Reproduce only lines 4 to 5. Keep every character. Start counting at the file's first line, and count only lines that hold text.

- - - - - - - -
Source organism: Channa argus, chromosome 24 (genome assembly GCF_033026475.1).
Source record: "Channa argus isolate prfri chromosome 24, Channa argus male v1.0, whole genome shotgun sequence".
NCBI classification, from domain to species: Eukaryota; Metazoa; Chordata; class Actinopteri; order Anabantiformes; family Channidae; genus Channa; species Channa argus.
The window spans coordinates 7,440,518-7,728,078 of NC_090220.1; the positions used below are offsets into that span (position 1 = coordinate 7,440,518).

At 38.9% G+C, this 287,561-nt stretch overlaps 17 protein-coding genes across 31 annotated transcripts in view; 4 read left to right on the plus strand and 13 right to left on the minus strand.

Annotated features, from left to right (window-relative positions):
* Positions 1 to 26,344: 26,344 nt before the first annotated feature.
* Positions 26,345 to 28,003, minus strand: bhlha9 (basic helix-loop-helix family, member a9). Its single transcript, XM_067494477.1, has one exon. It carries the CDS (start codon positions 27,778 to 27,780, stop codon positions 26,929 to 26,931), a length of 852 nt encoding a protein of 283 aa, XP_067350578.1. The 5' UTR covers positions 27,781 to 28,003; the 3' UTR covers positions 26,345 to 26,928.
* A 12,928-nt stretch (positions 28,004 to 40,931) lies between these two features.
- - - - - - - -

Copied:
The window spans coordinates 7,440,518-7,728,078 of NC_090220.1; the positions used below are offsets into that span (position 1 = coordinate 7,440,518).

At 38.9% G+C, this 287,561-nt stretch overlaps 17 protein-coding genes across 31 annotated transcripts in view; 4 read left to right on the plus strand and 13 right to left on the minus strand.